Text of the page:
|Det. No. 17-0038, 36 WTD 502 (2017)
A nonprofit organization disputes an assessment of service and other activities B&O tax on its sales of environmental commodity products to Washington customers and asserts that such sales constitute “fund-raising activities” that are exempt from B&O tax. The organization also disputes assessments of interest and penalties because it asserts it did not report and pay B&O tax under the advice of legal counsel. Petition denied.
|Det. No. 16-0408, 36 WTD 490 (2017)
A seller of used cars protests an estimated tax assessment that included an evasion penalty. Taxpayer maintains that the basis for the estimate used by the Department was flawed, and that the apparent underreporting of tax liability was not the result of an intent to evade. We deny Taxpayer’s petition.
|Det. No. 16-0243, 36 WTD 467 (2017)
Two affiliated entities that operate retail stores in Washington protest the assessment of service and other activities B&O tax on certain amounts received from a third-party retailer with which Taxpayers contracted. Taxpayers argue that the amounts received from the third-party were for a lease of real property and not subject to B&O tax. Taxpayers further protest the assessment of retailing B&O tax on sales of the third-party’s merchandise that Taxpayers completed in their stores on behalf of the third-party retailer. Finally, Taxpayers protest future reporting instructions in which they were instructed to remit directly to the Department – as opposed to the third-party retailer – all retail sales tax they collected on their sales of the third-party’s merchandise. We deny Taxpayers’ petition on all issues.
|Det. No. 15-0307R, 36 WTD 455 (2017)
An asphalt products manufacturer asks us to reconsider Determination No. 15-0307 sustaining Audit’s calculation of the value of asphalt products used in public road construction, and asserts that Audit overestimated the value of such asphalt products because Audit failed to account for a volume discount. Petition remanded for adjustment and denied in part.
|Det. No. 17-0033, 36 WTD 496 (2017)
A LLC with real property in Washington appeals the assessment of REET on the controlling interest sale of the LLC obtained pursuant to an auction ordered by a bankruptcy court. The LLC contends that the sale is not subject to REET pursuant to a number of exemptions provided in RCW 82.45.010(3). We deny the petition.
|Det. No. 16-0304, 36 WTD 481 (2017)
A building contractor and four of its apartment complex clients protest assessments of retail sales tax for disallowed agricultural employee housing exemptions taken in error, claiming the exemption applies to the percentage of housing set aside for farm workers under a federal low income housing credit program. The petitions are denied.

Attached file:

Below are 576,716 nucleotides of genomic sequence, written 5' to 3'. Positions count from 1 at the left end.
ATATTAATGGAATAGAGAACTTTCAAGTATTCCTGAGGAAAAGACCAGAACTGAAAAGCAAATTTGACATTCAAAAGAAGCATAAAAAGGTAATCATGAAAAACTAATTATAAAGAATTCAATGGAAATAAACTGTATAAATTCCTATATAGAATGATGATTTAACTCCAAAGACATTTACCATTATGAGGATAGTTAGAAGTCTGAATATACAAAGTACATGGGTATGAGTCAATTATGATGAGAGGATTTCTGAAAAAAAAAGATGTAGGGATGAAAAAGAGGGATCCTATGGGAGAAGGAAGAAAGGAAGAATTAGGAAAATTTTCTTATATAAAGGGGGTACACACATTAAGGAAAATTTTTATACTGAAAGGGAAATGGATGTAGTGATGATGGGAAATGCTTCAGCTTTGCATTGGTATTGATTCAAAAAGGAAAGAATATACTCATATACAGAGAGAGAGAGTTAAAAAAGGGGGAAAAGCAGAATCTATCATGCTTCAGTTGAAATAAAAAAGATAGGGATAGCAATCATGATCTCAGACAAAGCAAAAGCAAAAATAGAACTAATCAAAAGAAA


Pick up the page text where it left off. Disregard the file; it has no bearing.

|Det. No. 16-0010, 36 WTD 461 (2017)
A company that blends and sells biodiesel fuels petitions for correction of the assessment of tax on the sale of renewable energy identification numbers, asserting that they should be exempt from tax under RCW 82.04.4334 . . . or alternatively, asserts that tax on all sales for prior periods is precluded by a 2006 letter ruling. The Taxpayer also asserts that the audit exceeded the statute [limiting the time for assessments] due to use of a calendar year rather than the Taxpayer’s fiscal year, which ends in September. We conclude that the letter ruling did not specifically address the sale of renewable energy identification numbers or equipment used in processing, and therefore, does not preclude taxation. We also conclude that the deduction from retail sales tax for the sales of biofuels, provided by 82.04.4334, does not apply to the sales of renewable energy identification numbers. . . . Finally, we note that the Taxpayer had not requested or received permission to report on a fiscal year, and accordingly, the calendar year audit was proper and authorized. We sustain the assessments and deny the Taxpayer’s petitions.
|Det. No. 15-0291, 36 WTD 444 (2017)
A commercial bank in the business of originating, managing, and servicing credit cards protests an assessment, asserting that it lacks substantial nexus with Washington. Alternatively, it asserts that the private label card business is distinct and separate from its general credit card business so income was incorrectly apportioned. We conclude that the Taxpayer has taxing nexus with Washington, and that the Taxpayer has failed to provide sufficient detail to support adjustment to the apportionment approach applied during the audit and, accordingly, deny the Taxpayer’s petition.